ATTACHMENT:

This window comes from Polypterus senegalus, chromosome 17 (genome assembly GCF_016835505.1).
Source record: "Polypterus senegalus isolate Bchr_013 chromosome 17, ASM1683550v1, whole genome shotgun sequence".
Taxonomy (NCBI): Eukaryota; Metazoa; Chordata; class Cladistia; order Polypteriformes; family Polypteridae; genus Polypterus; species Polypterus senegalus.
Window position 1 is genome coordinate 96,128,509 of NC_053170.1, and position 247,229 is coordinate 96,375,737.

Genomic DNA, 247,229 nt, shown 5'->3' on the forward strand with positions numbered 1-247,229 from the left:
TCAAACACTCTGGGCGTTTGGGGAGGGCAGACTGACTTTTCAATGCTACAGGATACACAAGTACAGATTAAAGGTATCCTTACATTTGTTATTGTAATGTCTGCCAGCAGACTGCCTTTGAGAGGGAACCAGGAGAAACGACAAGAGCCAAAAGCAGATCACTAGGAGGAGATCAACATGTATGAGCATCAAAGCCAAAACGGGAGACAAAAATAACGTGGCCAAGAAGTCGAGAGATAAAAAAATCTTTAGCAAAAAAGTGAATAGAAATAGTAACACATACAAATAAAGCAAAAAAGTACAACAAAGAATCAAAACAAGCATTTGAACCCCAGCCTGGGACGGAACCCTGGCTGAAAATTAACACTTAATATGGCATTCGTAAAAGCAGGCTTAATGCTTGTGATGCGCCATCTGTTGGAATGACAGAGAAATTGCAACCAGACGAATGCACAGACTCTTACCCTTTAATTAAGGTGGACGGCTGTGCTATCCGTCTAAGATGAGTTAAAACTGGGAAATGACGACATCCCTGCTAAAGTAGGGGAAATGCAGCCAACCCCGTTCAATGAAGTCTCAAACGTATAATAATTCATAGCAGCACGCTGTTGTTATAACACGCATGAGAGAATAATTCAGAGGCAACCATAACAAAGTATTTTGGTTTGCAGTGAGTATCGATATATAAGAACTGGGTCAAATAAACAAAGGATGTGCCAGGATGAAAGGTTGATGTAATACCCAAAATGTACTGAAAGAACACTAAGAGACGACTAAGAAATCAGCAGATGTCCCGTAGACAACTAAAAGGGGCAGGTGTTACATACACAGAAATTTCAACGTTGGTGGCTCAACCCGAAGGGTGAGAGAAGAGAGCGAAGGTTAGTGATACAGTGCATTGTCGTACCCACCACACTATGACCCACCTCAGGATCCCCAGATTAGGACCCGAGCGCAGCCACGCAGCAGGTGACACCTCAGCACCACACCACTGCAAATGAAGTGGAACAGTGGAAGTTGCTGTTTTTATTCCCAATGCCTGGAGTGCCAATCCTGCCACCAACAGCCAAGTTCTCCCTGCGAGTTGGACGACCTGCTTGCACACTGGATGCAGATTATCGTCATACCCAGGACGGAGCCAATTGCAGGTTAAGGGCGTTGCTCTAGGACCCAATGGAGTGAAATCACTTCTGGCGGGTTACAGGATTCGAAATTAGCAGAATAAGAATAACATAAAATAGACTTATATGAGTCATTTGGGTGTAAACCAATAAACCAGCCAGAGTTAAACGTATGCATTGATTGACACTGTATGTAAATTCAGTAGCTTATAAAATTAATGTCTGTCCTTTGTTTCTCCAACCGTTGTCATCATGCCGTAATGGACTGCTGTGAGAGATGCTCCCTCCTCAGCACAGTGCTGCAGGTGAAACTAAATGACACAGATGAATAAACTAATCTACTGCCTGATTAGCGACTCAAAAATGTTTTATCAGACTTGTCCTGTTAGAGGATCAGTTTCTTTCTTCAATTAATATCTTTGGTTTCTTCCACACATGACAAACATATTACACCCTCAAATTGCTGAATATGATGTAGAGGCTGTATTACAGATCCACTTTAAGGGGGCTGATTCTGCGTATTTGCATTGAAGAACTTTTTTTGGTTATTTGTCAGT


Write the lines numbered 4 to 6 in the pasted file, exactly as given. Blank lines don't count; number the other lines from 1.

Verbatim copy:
Window position 1 is genome coordinate 96,128,509 of NC_053170.1, and position 247,229 is coordinate 96,375,737.

Genomic DNA, 247,229 nt, shown 5'->3' on the forward strand with positions numbered 1-247,229 from the left:
TCAAACACTCTGGGCGTTTGGGGAGGGCAGACTGACTTTTCAATGCTACAGGATACACAAGTACAGATTAAAGGTATCCTTACATTTGTTATTGTAATGTCTGCCAGCAGACTGCCTTTGAGAGGGAACCAGGAGAAACGACAAGAGCCAAAAGCAGATCACTAGGAGGAGATCAACATGTATGAGCATCAAAGCCAAAACGGGAGACAAAAATAACGTGGCCAAGAAGTCGAGAGATAAAAAAATCTTTAGCAAAAAAGTGAATAGAAATAGTAACACATACAAATAAAGCAAAAAAGTACAACAAAGAATCAAAACAAGCATTTGAACCCCAGCCTGGGACGGAACCCTGGCTGAAAATTAACACTTAATATGGCATTCGTAAAAGCAGGCTTAATGCTTGTGATGCGCCATCTGTTGGAATGACAGAGAAATTGCAACCAGACGAATGCACAGACTCTTACCCTTTAATTAAGGTGGACGGCTGTGCTATCCGTCTAAGATGAGTTAAAACTGGGAAATGACGACATCCCTGCTAAAGTAGGGGAAATGCAGCCAACCCCGTTCAATGAAGTCTCAAACGTATAATAATTCATAGCAGCACGCTGTTGTTATAACACGCATGAGAGAATAATTCAGAGGCAACCATAACAAAGTATTTTGGTTTGCAGTGAGTATCGATATATAAGAACTGGGTCAAATAAACAAAGGATGTGCCAGGATGAAAGGTTGATGTAATACCCAAAATGTACTGAAAGAACACTAAGAGACGACTAAGAAATCAGCAGATGTCCCGTAGACAACTAAAAGGGGCAGGTGTTACATACACAGAAATTTCAACGTTGGTGGCTCAACCCGAAGGGTGAGAGAAGAGAGCGAAGGTTAGTGATACAGTGCATTGTCGTACCCACCACACTATGACCCACCTCAGGATCCCCAGATTAGGACCCGAGCGCAGCCACGCAGCAGGTGACACCTCAGCACCACACCACTGCAAATGAAGTGGAACAGTGGAAGTTGCTGTTTTTATTCCCAATGCCTGGAGTGCCAATCCTGCCACCAACAGCCAAGTTCTCCCTGCGAGTTGGACGACCTGCTTGCACACTGGATGCAGATTATCGTCATACCCAGGACGGAGCCAATTGCAGGTTAAGGGCGTTGCTCTAGGACCCAATGGAGTGAAATCACTTCTGGCGGGTTACAGGATTCGAAATTAGCAGAATAAGAATAACATAAAATAGACTTATATGAGTCATTTGGGTGTAAACCAATAAACCAGCCAGAGTTAAACGTATGCATTGATTGACACTGTATGTAAATTCAGTAGCTTATAAAATTAATGTCTGTCCTTTGTTTCTCCAACCGTTGTCATCATGCCGTAATGGACTGCTGTGAGAGATGCTCCCTCCTCAGCACAGTGCTGCAGGTGAAACTAAATGACACAGATGAATAAACTAATCTACTGCCTGATTAGCGACTCAAAAATGTTTTATCAGACTTGTCCTGTTAGAGGATCAGTTTCTTTCTTCAATTAATATCTTTGGTTTCTTCCACACATGACAAACATATTACACCCTCAAATTGCTGAATATGATGTAGAGGCTGTATTACAGATCCACTTTAAGGGGGCTGATTCTGCGTATTTGCATTGAAGAACTTTTTTTGGTTATTTGTCAGT